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The L: I came across an interview you did with The L back in '06 where you were asked why you decided to move to New York. You said you knew that if you were still in Oklahoma or Dallas, the band wouldn't ever be what you wanted it to be. So now, a few years removed from that, are you happy with where you are as a band? Are you happy you're in New York?
TJ: Well, as a band, it's really cool that anybody cares at all. Even when it's kind of frustrating when something's not happening, it's still really cool to just remember—We could be playing for nobody for the rest of our lives. As far as geography goes, this recent trip to Dallas that I just got back from today totally confirms that this is where I feel at home, musically and as far as friendships go. I think it offers the correct amount of challenge and, after you settle in, comfort. We're lucky to have friends that are encouraging to us, as far as our music goes. There are obviously tons of obstacles, but in so many other cities, I can't imagine?I know in certain cities–two of them, Oklahoma City and Dallas–we'd find people, and they'd be like, "You shouldn't really stay in this city." I think we feel pretty at home here; we've made a little bit of a nest for ourselves.
The L: Have you ever been recognized on the street? Is that weird for you?
TJ: It's not really weird. Well, it depends on how they do it. Some people are kinda creepy. I can remember this one guy, I was walking with Emily down the street, and he was just like "Emily and Travis." And I was like, "Huh?" And he was like, "Muggabears." Stuff like that. It's cool. But it doesn't happen very often. It's still really cool..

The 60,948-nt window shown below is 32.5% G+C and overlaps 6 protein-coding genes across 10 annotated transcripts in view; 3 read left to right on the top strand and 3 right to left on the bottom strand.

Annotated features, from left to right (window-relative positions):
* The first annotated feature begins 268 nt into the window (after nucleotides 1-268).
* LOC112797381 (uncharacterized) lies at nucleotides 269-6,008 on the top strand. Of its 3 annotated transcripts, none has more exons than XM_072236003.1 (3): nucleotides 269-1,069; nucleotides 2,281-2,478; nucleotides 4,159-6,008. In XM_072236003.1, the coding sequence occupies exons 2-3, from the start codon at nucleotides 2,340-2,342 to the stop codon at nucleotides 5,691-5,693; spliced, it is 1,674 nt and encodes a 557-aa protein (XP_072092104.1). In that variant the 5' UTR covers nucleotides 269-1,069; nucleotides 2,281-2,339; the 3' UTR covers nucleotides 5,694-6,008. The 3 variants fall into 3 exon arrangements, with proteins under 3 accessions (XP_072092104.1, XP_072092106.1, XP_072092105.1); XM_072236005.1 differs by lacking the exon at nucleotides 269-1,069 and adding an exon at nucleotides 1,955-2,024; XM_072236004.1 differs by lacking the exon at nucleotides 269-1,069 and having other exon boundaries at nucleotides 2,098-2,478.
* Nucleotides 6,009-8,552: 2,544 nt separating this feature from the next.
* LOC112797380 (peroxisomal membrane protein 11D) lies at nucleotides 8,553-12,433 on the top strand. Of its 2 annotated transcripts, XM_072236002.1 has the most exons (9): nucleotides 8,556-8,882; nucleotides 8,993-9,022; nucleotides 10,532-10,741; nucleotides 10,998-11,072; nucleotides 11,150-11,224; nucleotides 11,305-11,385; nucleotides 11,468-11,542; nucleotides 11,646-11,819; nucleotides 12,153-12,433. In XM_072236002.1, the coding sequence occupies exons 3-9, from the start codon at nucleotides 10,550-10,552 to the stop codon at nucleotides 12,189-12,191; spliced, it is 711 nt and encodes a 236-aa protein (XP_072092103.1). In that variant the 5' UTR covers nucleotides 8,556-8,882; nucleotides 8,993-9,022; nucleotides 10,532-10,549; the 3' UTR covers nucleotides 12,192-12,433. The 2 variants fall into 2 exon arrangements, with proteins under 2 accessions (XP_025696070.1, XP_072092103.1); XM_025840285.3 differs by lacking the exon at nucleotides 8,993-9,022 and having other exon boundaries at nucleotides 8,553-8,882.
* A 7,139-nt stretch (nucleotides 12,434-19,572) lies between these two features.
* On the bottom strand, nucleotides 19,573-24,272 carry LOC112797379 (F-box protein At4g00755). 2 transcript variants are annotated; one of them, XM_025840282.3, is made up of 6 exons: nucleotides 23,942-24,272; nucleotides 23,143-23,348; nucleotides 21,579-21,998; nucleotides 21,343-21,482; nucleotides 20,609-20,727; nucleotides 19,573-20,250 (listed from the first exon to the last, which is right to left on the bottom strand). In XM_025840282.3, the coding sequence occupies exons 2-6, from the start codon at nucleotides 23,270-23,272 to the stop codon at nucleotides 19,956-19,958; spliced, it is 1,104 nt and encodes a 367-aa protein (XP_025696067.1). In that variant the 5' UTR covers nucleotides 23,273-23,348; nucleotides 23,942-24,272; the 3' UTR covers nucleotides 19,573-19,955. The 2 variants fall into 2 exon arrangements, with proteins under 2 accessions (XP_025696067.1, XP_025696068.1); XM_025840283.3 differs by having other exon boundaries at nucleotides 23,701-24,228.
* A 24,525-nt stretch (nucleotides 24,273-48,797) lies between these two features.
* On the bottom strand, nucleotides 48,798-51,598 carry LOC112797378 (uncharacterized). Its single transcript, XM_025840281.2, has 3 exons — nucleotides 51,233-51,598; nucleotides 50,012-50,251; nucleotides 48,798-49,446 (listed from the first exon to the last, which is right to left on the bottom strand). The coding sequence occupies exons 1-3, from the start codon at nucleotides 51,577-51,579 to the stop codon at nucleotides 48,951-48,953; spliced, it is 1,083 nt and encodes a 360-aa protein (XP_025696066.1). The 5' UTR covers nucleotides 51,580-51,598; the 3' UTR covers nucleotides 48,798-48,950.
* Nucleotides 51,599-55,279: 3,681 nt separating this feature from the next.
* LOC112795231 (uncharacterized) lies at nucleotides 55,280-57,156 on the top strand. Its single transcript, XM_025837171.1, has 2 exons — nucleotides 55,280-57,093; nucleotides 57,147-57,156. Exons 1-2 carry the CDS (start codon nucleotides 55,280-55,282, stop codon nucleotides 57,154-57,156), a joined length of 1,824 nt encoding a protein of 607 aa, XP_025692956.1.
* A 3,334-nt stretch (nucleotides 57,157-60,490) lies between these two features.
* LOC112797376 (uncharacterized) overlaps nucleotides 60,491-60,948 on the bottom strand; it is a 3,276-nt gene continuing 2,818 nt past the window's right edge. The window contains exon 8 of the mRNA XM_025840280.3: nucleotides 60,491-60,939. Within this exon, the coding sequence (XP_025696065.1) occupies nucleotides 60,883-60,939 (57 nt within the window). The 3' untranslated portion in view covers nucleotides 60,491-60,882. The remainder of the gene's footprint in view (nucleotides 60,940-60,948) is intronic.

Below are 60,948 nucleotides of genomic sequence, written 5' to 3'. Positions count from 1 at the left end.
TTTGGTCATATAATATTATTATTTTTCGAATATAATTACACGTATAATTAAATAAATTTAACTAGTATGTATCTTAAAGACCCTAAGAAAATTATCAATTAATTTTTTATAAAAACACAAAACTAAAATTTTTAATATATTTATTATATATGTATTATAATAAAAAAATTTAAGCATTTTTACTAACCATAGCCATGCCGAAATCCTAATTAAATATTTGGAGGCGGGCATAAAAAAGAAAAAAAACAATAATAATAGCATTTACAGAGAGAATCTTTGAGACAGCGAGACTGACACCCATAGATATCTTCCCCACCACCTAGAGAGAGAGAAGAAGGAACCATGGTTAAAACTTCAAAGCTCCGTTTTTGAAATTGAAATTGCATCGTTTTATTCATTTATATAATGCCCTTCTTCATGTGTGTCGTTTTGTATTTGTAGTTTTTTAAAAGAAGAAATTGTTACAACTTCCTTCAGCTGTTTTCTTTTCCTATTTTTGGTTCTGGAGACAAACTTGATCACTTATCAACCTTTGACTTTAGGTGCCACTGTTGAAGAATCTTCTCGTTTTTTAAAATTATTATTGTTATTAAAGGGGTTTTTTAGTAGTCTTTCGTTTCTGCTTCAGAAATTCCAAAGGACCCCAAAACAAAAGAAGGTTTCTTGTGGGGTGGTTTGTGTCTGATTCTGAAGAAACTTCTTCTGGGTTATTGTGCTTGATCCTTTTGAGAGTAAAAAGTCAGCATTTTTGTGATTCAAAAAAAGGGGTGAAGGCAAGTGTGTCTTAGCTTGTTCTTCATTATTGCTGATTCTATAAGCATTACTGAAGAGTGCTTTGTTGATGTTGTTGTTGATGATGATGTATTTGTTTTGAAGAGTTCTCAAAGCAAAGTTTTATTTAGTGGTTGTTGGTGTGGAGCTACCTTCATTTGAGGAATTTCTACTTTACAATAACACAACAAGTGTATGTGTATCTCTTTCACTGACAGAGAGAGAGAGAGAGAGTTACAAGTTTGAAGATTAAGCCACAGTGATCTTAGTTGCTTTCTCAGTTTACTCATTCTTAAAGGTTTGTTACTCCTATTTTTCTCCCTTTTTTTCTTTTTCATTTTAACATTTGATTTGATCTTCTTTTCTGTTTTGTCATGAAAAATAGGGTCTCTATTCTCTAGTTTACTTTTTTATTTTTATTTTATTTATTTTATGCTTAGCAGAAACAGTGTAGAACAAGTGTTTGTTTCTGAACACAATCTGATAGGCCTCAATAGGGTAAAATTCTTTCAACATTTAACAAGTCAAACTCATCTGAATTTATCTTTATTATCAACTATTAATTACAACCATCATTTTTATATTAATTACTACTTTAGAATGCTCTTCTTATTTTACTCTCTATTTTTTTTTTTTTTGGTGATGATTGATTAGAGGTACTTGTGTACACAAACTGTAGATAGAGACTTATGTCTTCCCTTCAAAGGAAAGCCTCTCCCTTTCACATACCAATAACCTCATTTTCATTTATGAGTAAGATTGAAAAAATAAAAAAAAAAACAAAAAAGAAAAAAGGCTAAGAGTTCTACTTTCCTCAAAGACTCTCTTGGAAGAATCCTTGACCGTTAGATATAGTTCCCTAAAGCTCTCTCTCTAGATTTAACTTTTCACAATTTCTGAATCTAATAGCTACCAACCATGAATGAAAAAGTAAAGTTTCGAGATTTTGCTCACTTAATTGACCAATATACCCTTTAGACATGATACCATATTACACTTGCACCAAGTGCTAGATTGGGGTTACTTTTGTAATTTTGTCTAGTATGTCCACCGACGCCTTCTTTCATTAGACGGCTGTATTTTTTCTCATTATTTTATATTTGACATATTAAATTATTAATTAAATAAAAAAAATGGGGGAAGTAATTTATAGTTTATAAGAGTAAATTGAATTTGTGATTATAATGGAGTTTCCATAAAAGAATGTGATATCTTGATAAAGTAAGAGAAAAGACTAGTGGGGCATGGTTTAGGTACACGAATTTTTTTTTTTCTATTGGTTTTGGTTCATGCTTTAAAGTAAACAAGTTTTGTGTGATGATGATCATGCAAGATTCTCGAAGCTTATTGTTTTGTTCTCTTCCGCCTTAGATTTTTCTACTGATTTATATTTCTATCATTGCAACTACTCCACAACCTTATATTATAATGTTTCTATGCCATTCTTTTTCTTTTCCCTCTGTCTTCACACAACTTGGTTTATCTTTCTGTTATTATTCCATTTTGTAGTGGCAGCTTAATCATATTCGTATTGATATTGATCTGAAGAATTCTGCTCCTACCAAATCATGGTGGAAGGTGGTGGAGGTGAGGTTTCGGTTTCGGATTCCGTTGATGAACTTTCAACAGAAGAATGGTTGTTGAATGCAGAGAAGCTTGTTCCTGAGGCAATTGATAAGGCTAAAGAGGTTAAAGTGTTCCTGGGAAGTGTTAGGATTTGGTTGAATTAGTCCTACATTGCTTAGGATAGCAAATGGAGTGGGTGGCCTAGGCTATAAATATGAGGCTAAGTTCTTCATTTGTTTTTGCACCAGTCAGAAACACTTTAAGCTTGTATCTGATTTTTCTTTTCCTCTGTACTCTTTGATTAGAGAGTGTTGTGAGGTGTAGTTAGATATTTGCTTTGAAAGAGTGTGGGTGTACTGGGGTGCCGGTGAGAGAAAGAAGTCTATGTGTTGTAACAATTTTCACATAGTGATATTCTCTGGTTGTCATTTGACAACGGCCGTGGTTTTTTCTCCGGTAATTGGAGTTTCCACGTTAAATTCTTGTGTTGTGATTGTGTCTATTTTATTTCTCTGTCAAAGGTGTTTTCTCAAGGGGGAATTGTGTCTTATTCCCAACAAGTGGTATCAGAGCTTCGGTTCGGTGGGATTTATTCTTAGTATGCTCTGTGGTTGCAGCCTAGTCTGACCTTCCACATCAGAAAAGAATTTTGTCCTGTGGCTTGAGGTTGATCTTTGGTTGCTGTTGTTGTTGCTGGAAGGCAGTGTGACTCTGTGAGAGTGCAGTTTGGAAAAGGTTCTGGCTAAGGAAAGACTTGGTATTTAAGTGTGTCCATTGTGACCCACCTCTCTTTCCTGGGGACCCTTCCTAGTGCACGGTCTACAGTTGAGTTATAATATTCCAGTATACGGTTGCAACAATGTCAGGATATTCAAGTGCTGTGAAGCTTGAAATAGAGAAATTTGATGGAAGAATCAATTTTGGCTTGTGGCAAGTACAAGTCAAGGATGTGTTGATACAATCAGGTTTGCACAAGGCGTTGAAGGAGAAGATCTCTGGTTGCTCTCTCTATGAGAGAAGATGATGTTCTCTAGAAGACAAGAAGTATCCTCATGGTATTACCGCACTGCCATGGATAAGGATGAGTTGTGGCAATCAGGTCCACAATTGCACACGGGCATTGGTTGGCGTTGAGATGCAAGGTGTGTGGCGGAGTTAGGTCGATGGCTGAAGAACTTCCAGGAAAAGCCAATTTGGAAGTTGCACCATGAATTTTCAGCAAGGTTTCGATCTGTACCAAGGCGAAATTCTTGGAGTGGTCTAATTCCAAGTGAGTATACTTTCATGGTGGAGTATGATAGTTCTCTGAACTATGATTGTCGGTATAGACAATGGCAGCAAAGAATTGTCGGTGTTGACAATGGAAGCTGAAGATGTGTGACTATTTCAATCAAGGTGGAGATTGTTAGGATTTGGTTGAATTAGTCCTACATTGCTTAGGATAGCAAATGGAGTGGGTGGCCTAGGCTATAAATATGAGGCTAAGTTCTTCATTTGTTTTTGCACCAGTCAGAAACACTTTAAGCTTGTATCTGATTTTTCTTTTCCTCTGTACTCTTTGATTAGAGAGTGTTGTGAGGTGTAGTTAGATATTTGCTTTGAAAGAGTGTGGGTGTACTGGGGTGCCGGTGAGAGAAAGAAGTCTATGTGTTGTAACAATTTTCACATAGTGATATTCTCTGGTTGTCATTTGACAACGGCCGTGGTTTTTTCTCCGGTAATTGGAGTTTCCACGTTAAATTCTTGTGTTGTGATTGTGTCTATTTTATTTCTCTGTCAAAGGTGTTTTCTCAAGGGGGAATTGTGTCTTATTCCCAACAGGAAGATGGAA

The L: How did you get involved in the whole Death by Audio clan?
TJ: Well, Emily lives there, so that was the main thing. Although she moved in because a couple people there had become fans of ours, I guess, and so that was how she found out about it. And we started practicing there–there's a practice space that all the people that live there use. And then this past March, after I got back from SXSW, I was super broke, and I told Oliver from A Place to Bury Strangers and Matt from this band Sisters, "If you guys have any work making pedals, I'm so broke, I would do anything." A few days later, Matt was like, "Hey, I have work if you need some."
The L: How do you think the Brooklyn music scene has changed since you first moved here?
TJ: It's definitely changed?but the way it's changed to me could just be what I know about now versus what I knew about then. I mean, at the time, I didn't really know much about places like Death by Audio. I remember going to shows at, like, Asterisk, and seeing A Place to Bury Strangers and not knowing who they were. But I think one thing I see a lot more of is electronic/free-form noise, and I don't know if that's really what's more popular right now or if just more people are doing it. I never really thought about it until right now–but maybe this happens every couple years where things get really revivalist almost, where it's like, "Let's just play really good rock n' roll, man." And then for a while it gets kind of weirder, and it seems like it's back again. As far as what's really big, there're a lot more bands that are playing normal rock n' roll. But there are a lot more bands than there seemed to be doing things like electronic noise too.